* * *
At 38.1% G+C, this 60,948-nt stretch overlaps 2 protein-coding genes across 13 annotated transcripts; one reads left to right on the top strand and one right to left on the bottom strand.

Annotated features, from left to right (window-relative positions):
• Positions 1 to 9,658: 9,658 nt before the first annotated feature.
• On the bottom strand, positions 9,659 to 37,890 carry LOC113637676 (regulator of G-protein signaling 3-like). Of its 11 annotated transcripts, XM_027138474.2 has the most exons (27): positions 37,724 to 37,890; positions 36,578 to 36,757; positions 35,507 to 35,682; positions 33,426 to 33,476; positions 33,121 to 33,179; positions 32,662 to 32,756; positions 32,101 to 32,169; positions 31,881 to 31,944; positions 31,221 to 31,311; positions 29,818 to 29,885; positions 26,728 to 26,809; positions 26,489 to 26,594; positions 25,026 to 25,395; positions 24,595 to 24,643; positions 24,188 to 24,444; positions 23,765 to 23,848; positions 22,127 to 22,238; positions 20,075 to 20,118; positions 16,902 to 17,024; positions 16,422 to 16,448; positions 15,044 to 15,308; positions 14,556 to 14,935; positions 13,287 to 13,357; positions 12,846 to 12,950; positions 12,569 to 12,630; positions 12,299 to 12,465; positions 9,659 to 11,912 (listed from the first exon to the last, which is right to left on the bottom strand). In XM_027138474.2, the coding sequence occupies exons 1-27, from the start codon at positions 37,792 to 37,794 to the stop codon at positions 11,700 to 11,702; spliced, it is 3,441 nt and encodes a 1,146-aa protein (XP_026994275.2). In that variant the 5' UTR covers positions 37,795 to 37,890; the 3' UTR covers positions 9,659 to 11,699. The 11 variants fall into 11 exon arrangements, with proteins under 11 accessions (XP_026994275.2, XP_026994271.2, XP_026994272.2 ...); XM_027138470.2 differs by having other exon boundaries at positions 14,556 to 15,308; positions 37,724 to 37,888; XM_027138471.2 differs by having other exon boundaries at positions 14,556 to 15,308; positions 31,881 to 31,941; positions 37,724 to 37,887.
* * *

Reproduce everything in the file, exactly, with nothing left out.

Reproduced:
At 38.1% G+C, this 60,948-nt stretch overlaps 2 protein-coding genes across 13 annotated transcripts; one reads left to right on the top strand and one right to left on the bottom strand.

Annotated features, from left to right (window-relative positions):
• Positions 1 to 9,658: 9,658 nt before the first annotated feature.
• On the bottom strand, positions 9,659 to 37,890 carry LOC113637676 (regulator of G-protein signaling 3-like). Of its 11 annotated transcripts, XM_027138474.2 has the most exons (27): positions 37,724 to 37,890; positions 36,578 to 36,757; positions 35,507 to 35,682; positions 33,426 to 33,476; positions 33,121 to 33,179; positions 32,662 to 32,756; positions 32,101 to 32,169; positions 31,881 to 31,944; positions 31,221 to 31,311; positions 29,818 to 29,885; positions 26,728 to 26,809; positions 26,489 to 26,594; positions 25,026 to 25,395; positions 24,595 to 24,643; positions 24,188 to 24,444; positions 23,765 to 23,848; positions 22,127 to 22,238; positions 20,075 to 20,118; positions 16,902 to 17,024; positions 16,422 to 16,448; positions 15,044 to 15,308; positions 14,556 to 14,935; positions 13,287 to 13,357; positions 12,846 to 12,950; positions 12,569 to 12,630; positions 12,299 to 12,465; positions 9,659 to 11,912 (listed from the first exon to the last, which is right to left on the bottom strand). In XM_027138474.2, the coding sequence occupies exons 1-27, from the start codon at positions 37,792 to 37,794 to the stop codon at positions 11,700 to 11,702; spliced, it is 3,441 nt and encodes a 1,146-aa protein (XP_026994275.2). In that variant the 5' UTR covers positions 37,795 to 37,890; the 3' UTR covers positions 9,659 to 11,699. The 11 variants fall into 11 exon arrangements, with proteins under 11 accessions (XP_026994275.2, XP_026994271.2, XP_026994272.2 ...); XM_027138470.2 differs by having other exon boundaries at positions 14,556 to 15,308; positions 37,724 to 37,888; XM_027138471.2 differs by having other exon boundaries at positions 14,556 to 15,308; positions 31,881 to 31,941; positions 37,724 to 37,887.